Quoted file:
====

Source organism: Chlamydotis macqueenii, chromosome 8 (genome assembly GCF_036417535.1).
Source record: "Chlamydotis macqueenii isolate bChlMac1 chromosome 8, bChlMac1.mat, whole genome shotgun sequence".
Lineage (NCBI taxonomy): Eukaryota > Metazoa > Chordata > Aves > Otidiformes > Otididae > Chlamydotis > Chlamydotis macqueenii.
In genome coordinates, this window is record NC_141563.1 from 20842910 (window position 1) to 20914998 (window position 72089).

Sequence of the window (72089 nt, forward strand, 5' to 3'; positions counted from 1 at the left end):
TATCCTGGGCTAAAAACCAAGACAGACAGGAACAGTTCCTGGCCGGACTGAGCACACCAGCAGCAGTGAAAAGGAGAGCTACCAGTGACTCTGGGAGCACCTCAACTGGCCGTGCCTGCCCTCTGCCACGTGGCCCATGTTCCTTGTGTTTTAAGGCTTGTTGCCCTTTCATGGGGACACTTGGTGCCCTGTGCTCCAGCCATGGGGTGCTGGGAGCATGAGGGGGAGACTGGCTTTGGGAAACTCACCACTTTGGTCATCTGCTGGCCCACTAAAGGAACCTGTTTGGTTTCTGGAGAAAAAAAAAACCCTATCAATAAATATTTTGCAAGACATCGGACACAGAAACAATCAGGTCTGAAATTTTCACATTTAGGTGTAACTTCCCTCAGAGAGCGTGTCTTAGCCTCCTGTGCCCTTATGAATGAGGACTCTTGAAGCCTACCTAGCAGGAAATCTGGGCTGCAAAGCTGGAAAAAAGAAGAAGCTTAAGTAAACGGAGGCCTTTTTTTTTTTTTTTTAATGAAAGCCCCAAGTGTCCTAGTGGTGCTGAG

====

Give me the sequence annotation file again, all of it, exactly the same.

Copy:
Source organism: Chlamydotis macqueenii, chromosome 8 (genome assembly GCF_036417535.1).
Source record: "Chlamydotis macqueenii isolate bChlMac1 chromosome 8, bChlMac1.mat, whole genome shotgun sequence".
Lineage (NCBI taxonomy): Eukaryota > Metazoa > Chordata > Aves > Otidiformes > Otididae > Chlamydotis > Chlamydotis macqueenii.
In genome coordinates, this window is record NC_141563.1 from 20842910 (window position 1) to 20914998 (window position 72089).

Sequence of the window (72089 nt, forward strand, 5' to 3'; positions counted from 1 at the left end):
TATCCTGGGCTAAAAACCAAGACAGACAGGAACAGTTCCTGGCCGGACTGAGCACACCAGCAGCAGTGAAAAGGAGAGCTACCAGTGACTCTGGGAGCACCTCAACTGGCCGTGCCTGCCCTCTGCCACGTGGCCCATGTTCCTTGTGTTTTAAGGCTTGTTGCCCTTTCATGGGGACACTTGGTGCCCTGTGCTCCAGCCATGGGGTGCTGGGAGCATGAGGGGGAGACTGGCTTTGGGAAACTCACCACTTTGGTCATCTGCTGGCCCACTAAAGGAACCTGTTTGGTTTCTGGAGAAAAAAAAAACCCTATCAATAAATATTTTGCAAGACATCGGACACAGAAACAATCAGGTCTGAAATTTTCACATTTAGGTGTAACTTCCCTCAGAGAGCGTGTCTTAGCCTCCTGTGCCCTTATGAATGAGGACTCTTGAAGCCTACCTAGCAGGAAATCTGGGCTGCAAAGCTGGAAAAAAGAAGAAGCTTAAGTAAACGGAGGCCTTTTTTTTTTTTTTTTAATGAAAGCCCCAAGTGTCCTAGTGGTGCTGAG